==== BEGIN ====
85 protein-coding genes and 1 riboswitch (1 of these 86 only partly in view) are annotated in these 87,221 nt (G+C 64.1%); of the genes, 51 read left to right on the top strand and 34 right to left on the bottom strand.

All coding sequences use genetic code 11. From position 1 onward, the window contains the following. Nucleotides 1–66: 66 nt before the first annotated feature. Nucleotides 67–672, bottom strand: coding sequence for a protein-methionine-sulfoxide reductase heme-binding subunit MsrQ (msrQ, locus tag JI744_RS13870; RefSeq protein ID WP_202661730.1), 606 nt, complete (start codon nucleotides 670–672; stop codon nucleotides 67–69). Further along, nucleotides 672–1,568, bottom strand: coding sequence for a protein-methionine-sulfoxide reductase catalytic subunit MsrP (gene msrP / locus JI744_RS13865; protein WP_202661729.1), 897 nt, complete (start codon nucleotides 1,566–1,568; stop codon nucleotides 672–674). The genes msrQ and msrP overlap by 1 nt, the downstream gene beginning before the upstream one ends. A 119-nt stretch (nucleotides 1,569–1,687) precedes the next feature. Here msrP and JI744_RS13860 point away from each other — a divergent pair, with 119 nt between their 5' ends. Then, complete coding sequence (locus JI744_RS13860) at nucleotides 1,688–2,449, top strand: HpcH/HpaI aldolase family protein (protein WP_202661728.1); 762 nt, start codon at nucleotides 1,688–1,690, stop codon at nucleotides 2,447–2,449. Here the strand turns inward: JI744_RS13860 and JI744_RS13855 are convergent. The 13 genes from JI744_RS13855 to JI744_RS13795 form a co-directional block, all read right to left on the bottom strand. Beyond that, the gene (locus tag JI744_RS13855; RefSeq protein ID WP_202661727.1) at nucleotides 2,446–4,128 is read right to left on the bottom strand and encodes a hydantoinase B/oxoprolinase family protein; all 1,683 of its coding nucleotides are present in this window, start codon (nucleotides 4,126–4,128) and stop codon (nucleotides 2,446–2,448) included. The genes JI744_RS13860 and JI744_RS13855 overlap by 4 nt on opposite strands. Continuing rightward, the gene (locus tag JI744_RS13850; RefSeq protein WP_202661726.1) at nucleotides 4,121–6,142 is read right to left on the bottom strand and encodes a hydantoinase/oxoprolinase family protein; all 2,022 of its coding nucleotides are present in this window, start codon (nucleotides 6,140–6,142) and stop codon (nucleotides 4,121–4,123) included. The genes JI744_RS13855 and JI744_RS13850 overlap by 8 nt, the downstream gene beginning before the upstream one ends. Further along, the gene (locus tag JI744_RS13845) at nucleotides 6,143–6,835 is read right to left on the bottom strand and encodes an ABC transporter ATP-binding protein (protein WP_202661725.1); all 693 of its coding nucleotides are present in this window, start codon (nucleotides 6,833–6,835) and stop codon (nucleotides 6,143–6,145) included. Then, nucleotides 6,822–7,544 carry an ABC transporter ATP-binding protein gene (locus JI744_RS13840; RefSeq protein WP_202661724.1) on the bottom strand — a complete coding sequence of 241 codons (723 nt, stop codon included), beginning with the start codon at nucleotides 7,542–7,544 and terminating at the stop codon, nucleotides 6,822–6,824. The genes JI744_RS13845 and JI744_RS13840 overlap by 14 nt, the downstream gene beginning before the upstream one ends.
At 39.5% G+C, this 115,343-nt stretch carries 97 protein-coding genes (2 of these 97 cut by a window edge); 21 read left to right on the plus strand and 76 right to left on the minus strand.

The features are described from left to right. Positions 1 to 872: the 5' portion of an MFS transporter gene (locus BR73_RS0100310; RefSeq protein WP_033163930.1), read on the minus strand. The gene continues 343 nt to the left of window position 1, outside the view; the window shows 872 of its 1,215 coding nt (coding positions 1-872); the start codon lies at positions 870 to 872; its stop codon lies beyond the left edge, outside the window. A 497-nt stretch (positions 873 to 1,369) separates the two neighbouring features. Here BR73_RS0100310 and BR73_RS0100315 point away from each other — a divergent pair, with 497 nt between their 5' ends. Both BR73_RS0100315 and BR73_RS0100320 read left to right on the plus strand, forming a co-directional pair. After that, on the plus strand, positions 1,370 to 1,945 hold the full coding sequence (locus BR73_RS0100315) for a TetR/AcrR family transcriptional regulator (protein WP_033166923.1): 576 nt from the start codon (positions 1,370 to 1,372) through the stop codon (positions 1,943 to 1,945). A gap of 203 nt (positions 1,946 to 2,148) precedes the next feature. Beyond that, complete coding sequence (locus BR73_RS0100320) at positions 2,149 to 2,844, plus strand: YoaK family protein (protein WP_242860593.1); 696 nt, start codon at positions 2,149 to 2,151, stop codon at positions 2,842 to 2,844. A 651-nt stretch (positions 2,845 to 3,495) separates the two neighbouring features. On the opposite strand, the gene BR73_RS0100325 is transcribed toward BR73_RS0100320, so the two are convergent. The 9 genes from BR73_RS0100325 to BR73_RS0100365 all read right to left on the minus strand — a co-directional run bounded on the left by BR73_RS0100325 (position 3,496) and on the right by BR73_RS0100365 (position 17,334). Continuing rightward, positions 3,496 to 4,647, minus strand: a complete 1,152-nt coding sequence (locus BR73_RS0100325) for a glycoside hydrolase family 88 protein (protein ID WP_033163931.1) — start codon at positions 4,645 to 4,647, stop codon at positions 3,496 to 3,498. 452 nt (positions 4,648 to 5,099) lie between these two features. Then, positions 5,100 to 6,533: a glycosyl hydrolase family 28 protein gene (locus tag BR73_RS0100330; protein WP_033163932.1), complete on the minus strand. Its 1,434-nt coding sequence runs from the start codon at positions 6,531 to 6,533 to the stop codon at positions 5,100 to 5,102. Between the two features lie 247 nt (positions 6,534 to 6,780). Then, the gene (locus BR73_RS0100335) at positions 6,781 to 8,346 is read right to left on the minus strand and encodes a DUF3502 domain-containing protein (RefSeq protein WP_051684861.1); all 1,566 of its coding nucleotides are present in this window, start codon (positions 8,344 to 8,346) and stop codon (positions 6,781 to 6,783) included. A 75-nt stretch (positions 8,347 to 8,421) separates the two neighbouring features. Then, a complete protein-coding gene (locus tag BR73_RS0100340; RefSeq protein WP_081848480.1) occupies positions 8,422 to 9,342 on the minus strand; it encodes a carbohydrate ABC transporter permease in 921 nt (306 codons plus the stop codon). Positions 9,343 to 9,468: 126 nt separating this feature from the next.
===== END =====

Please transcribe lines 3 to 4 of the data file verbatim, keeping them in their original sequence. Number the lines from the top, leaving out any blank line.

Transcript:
At 39.5% G+C, this 115,343-nt stretch carries 97 protein-coding genes (2 of these 97 cut by a window edge); 21 read left to right on the plus strand and 76 right to left on the minus strand.

The features are described from left to right. Positions 1 to 872: the 5' portion of an MFS transporter gene (locus BR73_RS0100310; RefSeq protein WP_033163930.1), read on the minus strand. The gene continues 343 nt to the left of window position 1, outside the view; the window shows 872 of its 1,215 coding nt (coding positions 1-872); the start codon lies at positions 870 to 872; its stop codon lies beyond the left edge, outside the window. A 497-nt stretch (positions 873 to 1,369) separates the two neighbouring features. Here BR73_RS0100310 and BR73_RS0100315 point away from each other — a divergent pair, with 497 nt between their 5' ends. Both BR73_RS0100315 and BR73_RS0100320 read left to right on the plus strand, forming a co-directional pair. After that, on the plus strand, positions 1,370 to 1,945 hold the full coding sequence (locus BR73_RS0100315) for a TetR/AcrR family transcriptional regulator (protein WP_033166923.1): 576 nt from the start codon (positions 1,370 to 1,372) through the stop codon (positions 1,943 to 1,945). A gap of 203 nt (positions 1,946 to 2,148) precedes the next feature. Beyond that, complete coding sequence (locus BR73_RS0100320) at positions 2,149 to 2,844, plus strand: YoaK family protein (protein WP_242860593.1); 696 nt, start codon at positions 2,149 to 2,151, stop codon at positions 2,842 to 2,844. A 651-nt stretch (positions 2,845 to 3,495) separates the two neighbouring features. On the opposite strand, the gene BR73_RS0100325 is transcribed toward BR73_RS0100320, so the two are convergent. The 9 genes from BR73_RS0100325 to BR73_RS0100365 all read right to left on the minus strand — a co-directional run bounded on the left by BR73_RS0100325 (position 3,496) and on the right by BR73_RS0100365 (position 17,334). Continuing rightward, positions 3,496 to 4,647, minus strand: a complete 1,152-nt coding sequence (locus BR73_RS0100325) for a glycoside hydrolase family 88 protein (protein ID WP_033163931.1) — start codon at positions 4,645 to 4,647, stop codon at positions 3,496 to 3,498. 452 nt (positions 4,648 to 5,099) lie between these two features. Then, positions 5,100 to 6,533: a glycosyl hydrolase family 28 protein gene (locus tag BR73_RS0100330; protein WP_033163932.1), complete on the minus strand. Its 1,434-nt coding sequence runs from the start codon at positions 6,531 to 6,533 to the stop codon at positions 5,100 to 5,102. Between the two features lie 247 nt (positions 6,534 to 6,780). Then, the gene (locus BR73_RS0100335) at positions 6,781 to 8,346 is read right to left on the minus strand and encodes a DUF3502 domain-containing protein (RefSeq protein WP_051684861.1); all 1,566 of its coding nucleotides are present in this window, start codon (positions 8,344 to 8,346) and stop codon (positions 6,781 to 6,783) included. A 75-nt stretch (positions 8,347 to 8,421) separates the two neighbouring features. Then, a complete protein-coding gene (locus tag BR73_RS0100340; RefSeq protein WP_081848480.1) occupies positions 8,422 to 9,342 on the minus strand; it encodes a carbohydrate ABC transporter permease in 921 nt (306 codons plus the stop codon). Positions 9,343 to 9,468: 126 nt separating this feature from the next.